Category Archives: Schools

Student Biliteracy Program

biliteracy certificate winners
The students and teachers are shown above from left to right: Miles Crawford, Kaitlyn Szydlowski, Megan Bresnahan. Back row, left to right: Spanish teacher Allie Lamers, Sophie Bradley, Mikayla Sands, Sarah Mitchell, Grace Taylor, Spanish teachers Jennifer Rodas, Mary Zemlick, and student Kelcey Cook.

Six of eight Vicksburg High School students who participated in a pilot biliteracy program a Global Seal of Biliteracy at the Functional Fluency level, according to French teacher Jennifer Teal. She petitioned the school board in January to add this test to the curriculum.

This certifies the students at an intermediate-mid level of proficiency in Spanish. They meet the literacy requirement for their native language, English, by earning a high school diploma. All of the students who earned the seal in the pilot are Spanish students at Vicksburg High School, but the seal can be earned by any student who meets the criteria in two or more languages. These six students earned the seal in January after passing a proficiency assessment to certify them at an intermediate-mid level in Spanish. The Global Seal of Biliteracy is a credential that allows recipients to verify their language skills to future schools or future employers.

Vicksburg School Board Hears Band Boosters Report

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Tabitha Farnham, president of the Vicksburg Band Boosters, Inc., made a presentation to the Vicksburg School Board. Band Director Ben Rosier is on the right.

By Sue Moore

In a report to the Vicksburg School Board, Tabitha Farnham, president of the Vicksburg Band Boosters Inc. said her organization’s operating budget for 2020 is $72,300. “What money we raise to fund band programs is necessary to keep our band program top notch. It has helped to keep the band competitive with surrounding schools that are much bigger than us. With improved equipment, it has even encouraged some students to come to Vicksburg schools to be a part of our award-winning band program,” she told the board.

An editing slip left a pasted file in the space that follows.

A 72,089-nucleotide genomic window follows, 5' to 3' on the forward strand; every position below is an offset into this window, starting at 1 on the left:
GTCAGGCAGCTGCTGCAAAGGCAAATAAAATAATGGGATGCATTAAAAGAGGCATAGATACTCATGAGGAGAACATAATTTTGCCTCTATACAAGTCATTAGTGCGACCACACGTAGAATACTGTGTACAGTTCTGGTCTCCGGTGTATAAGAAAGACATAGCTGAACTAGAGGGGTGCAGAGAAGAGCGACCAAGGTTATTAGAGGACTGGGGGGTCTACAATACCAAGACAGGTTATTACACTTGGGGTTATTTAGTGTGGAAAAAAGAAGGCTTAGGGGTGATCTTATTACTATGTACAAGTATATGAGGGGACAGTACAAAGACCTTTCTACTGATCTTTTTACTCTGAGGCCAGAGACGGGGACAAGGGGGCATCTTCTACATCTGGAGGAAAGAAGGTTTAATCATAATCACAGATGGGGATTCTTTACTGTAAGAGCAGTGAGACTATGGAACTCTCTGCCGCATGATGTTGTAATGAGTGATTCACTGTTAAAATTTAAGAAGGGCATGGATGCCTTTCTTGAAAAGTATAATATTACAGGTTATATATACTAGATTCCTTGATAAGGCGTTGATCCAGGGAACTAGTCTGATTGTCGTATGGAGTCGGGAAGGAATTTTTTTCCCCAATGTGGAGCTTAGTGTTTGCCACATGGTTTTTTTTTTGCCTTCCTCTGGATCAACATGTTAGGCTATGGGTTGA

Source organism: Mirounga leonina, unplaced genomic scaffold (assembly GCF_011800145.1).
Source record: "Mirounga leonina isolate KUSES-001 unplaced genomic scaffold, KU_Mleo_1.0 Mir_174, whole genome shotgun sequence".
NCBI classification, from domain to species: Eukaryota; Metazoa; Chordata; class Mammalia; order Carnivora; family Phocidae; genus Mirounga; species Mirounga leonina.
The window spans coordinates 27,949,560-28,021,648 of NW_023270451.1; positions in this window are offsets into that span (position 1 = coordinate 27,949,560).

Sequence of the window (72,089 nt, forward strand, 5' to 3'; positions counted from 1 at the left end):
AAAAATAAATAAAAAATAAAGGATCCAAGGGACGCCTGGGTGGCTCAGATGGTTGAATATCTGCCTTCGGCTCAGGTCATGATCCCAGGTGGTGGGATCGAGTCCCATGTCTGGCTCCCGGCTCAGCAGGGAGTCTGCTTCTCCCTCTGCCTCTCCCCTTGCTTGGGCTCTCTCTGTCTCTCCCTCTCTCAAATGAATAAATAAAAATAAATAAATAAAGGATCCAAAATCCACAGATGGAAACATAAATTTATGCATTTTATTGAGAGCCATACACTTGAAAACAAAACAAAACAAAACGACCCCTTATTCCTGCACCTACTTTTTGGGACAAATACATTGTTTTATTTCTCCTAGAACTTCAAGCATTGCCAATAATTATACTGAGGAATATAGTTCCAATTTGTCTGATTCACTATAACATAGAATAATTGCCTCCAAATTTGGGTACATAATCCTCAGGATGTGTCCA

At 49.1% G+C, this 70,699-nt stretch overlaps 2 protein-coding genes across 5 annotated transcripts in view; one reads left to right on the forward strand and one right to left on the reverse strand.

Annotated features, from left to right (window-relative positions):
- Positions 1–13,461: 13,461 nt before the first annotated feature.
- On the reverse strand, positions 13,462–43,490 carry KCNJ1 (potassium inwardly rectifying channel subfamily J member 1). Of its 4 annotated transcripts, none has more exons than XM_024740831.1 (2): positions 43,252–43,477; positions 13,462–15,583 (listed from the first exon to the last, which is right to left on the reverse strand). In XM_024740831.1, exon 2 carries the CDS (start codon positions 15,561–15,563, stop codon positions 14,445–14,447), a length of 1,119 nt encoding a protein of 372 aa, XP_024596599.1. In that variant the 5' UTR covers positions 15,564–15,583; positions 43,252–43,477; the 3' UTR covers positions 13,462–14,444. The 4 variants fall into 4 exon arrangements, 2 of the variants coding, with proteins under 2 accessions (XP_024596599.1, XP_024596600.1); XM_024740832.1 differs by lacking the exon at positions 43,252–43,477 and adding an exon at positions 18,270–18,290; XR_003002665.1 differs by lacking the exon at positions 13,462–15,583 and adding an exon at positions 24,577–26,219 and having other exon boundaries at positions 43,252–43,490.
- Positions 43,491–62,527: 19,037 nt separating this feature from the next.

The group has maintained the instrument repair program for middle and high school bands to the tune of $3,100 each year. “We have covered what the three directors call their wish list and needs of the program that wouldn’t be funded otherwise,” she said. The organization purchased a whole new set of uniforms six years ago at a cost of $90,000. It also raised funds for the huge travel trailer that houses the band’s instruments on site and other items when they go to perform, such as the holiday trip to New Orleans.

With the help of the Vicksburg Foundation, they have been able to purchase $100,000 in band instruments. The program has grown to include one third of the student body in the Middle School and one fourth of the students in the High School.

Don Puckett reported on the technology advances the district has made over the last six years, especially with the funds from the technology bond issue of 2014. He cited the following:

A total of 5,000 outside devices connected in any one day.

2,000 Chromebook laptop computers in use.